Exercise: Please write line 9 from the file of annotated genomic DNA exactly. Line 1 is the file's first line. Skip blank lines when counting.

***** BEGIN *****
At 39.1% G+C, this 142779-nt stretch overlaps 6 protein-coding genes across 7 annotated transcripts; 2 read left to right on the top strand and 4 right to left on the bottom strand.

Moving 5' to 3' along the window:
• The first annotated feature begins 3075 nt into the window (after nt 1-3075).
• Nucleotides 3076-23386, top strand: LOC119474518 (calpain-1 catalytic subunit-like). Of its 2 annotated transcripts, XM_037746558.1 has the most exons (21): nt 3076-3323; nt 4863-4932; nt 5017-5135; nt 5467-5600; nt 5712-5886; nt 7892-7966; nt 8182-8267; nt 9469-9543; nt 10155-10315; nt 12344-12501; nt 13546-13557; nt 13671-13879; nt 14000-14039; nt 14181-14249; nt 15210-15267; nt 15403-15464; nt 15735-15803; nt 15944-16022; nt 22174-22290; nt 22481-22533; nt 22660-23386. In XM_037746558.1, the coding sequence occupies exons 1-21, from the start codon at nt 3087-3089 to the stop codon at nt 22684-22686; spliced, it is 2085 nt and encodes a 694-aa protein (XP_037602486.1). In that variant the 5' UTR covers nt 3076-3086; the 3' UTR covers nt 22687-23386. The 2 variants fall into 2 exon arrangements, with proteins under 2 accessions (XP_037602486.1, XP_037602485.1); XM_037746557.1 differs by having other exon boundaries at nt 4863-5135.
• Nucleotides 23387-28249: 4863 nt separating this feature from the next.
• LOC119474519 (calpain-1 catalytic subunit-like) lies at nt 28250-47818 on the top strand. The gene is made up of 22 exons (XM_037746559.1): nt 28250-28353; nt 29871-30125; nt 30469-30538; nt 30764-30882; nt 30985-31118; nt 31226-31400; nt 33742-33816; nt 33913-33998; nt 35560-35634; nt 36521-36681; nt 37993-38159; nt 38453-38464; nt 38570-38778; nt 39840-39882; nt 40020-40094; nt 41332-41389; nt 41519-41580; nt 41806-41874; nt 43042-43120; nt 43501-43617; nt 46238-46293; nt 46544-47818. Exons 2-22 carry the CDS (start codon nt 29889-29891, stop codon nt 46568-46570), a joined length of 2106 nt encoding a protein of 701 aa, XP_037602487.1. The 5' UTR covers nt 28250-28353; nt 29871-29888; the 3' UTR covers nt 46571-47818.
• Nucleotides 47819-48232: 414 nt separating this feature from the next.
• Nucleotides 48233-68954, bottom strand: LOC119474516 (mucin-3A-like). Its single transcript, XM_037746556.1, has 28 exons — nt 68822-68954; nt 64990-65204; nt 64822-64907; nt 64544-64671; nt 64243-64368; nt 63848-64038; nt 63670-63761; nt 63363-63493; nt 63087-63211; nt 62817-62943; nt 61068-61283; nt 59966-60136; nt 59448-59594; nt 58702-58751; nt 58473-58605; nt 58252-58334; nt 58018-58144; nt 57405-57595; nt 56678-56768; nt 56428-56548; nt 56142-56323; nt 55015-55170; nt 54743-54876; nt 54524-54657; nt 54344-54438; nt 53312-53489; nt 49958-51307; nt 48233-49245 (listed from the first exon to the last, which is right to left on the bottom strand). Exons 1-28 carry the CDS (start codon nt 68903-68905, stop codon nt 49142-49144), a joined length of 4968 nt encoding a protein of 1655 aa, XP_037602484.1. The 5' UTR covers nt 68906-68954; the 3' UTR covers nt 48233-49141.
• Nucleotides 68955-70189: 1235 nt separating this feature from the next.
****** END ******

• Nucleotides 68955-70189: 1235 nt separating this feature from the next.